Over the past week or so, there has been an absolutely amazing image that has made the rounds on the internet of a fly (Goniurellia tridens)with markings on its wings reminiscent to many viewers of ants.
Goniurellia tridens is a 3-in-1 insect [photo: Peter Roosenschoon] pic.twitter.com/i8ThAOkrvN
— Ziya Tong (@ziyatong) November 4, 2013
As described in these blog posts and articles (Anna Zacharias, Jerry Coyne, Morgan Jackson, Andrew Revkin, Joe Hanson, also here and here) about it, the assumption is that these images are used by this fly to mimic the ant (or more likely a spider- more on this below), to act to ward off potential predators. However, there has been relatively little discussion about the context in which it uses it (but see Morgan Jackson's post), and demonstration of its adaptive utility. As pointed out by many evolutionary biologists, and discussed in detail by Gould and Lewontin in one of the most famous papers in evolutionary biology (The Spandrels of San Marco and the Panglossian paradigm: A critique of the Adaptationist programme), it is easy to make a "just so" adaptive story, but as scientists we need to perform critical experiments demonstrating the adaptive utility of this picture on the wing.
As numerous commenters on the blogs and on twitter have pointed out this fly is part of the family of true fruit flies (Tephritidae), that include several that are known to startle jumping spider (causing them to do a short retreat). This retreat is likely because the flies have evolved to mimic aggressive behaviours of the spiders themselves. This work was initially described over 25 years ago in a pair of papers in Science (One by Erik Greene, Larry Orsak and Douglas Whitman. The other paper by Monica Mather and Bernard Roitberg). These papers beautifully demonstrate the adaptive utility of markings on the wing combined with a rowing action of the wings that could achieve this mimicry. Neither the markings on the wings nor the rowing behaviour alone were sufficient to induce the aversion behaviour in the spiders (the spiders retreat). Indeed those of us who took biology courses in University in the early to mid 1990's probably remember this example being taught to us. What's more is that it seems to be fairly wide spread among species in this family of flies (each research group used a different species of Tephritid fly and spider.) Another paper (Oren Hasson 1995) tested about 18 different species of jumping spiders with the medfly (also a Tephritid), and showed that most spiders responded with the retreat as well. This suggests that this adaptive wing morphology and behaviour combination is probably pretty ancient.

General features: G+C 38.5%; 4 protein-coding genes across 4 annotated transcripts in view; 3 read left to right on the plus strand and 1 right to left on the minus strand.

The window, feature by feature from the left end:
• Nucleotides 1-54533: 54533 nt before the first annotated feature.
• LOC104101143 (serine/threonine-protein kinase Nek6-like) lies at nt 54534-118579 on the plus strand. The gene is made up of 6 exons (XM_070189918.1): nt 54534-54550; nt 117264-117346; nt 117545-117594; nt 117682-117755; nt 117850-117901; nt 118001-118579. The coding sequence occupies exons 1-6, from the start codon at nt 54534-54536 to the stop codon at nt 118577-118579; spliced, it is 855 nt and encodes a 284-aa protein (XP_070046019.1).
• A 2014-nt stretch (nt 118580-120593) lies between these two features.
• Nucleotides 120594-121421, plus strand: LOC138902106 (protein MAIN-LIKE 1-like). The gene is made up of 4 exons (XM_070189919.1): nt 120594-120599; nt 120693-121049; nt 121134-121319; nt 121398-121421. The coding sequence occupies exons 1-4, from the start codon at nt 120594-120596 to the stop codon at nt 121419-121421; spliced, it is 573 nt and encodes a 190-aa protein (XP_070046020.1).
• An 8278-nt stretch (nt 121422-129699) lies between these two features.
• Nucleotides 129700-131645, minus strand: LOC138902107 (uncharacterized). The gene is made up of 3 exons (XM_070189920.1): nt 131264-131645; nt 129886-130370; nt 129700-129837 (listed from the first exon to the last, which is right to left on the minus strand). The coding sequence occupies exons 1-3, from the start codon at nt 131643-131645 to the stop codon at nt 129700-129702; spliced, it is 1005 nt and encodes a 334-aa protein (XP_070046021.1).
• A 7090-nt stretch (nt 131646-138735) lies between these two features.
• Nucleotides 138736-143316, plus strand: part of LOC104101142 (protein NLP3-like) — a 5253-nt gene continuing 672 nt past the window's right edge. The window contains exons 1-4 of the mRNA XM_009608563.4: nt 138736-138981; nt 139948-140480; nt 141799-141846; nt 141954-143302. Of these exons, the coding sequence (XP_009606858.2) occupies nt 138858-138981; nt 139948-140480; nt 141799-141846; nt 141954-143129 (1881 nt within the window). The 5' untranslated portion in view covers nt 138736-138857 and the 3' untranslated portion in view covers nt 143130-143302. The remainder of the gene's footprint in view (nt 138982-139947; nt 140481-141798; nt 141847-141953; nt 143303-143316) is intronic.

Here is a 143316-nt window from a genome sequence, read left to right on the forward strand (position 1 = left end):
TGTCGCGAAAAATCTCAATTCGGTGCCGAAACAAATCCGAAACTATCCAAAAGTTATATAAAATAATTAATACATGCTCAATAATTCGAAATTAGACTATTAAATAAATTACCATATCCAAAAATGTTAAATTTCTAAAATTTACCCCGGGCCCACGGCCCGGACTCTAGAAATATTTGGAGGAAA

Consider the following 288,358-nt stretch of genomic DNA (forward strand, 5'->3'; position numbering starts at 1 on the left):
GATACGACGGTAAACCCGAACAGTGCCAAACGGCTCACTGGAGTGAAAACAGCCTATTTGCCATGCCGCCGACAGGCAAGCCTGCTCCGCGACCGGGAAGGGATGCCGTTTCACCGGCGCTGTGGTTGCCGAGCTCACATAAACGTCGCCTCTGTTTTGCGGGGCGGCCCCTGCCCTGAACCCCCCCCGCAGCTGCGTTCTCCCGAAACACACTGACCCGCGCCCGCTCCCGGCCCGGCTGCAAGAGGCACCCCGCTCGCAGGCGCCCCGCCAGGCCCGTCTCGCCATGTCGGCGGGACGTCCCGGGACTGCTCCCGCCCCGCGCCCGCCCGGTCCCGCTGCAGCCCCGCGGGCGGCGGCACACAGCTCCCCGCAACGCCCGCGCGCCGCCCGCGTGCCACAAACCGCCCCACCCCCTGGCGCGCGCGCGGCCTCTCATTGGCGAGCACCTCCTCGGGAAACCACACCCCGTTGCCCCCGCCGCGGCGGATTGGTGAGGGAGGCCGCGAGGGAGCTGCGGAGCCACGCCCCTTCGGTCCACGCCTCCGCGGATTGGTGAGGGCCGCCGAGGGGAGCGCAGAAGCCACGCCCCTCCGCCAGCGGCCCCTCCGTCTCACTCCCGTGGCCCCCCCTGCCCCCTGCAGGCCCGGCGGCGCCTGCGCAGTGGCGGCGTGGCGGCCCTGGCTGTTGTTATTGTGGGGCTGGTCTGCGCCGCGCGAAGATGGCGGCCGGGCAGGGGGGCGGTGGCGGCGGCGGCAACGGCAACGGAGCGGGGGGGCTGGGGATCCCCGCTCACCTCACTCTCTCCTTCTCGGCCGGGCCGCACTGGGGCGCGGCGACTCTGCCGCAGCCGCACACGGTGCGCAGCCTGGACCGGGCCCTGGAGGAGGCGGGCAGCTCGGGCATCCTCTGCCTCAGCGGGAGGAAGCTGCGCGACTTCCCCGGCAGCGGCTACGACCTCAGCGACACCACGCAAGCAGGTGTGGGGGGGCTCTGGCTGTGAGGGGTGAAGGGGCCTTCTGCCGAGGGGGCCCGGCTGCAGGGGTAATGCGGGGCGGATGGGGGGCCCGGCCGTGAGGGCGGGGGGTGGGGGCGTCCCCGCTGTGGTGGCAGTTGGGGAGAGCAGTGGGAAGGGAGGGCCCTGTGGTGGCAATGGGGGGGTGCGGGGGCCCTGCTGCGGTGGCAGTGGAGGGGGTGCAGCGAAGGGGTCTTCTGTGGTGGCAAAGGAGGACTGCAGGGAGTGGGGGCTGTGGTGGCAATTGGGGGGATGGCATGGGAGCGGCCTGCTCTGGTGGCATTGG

Here I want to show you a video of a picture-winged fly, with a jumping spider. This fly is from a totally different family of flies (the picture-winged flies Ulidiidae (formerly Otitidae)) than the ones discussed above (Tephritids), but apparently does the same thing to startle jumping spiders (as a way of escaping being eaten) as the true fruit flies.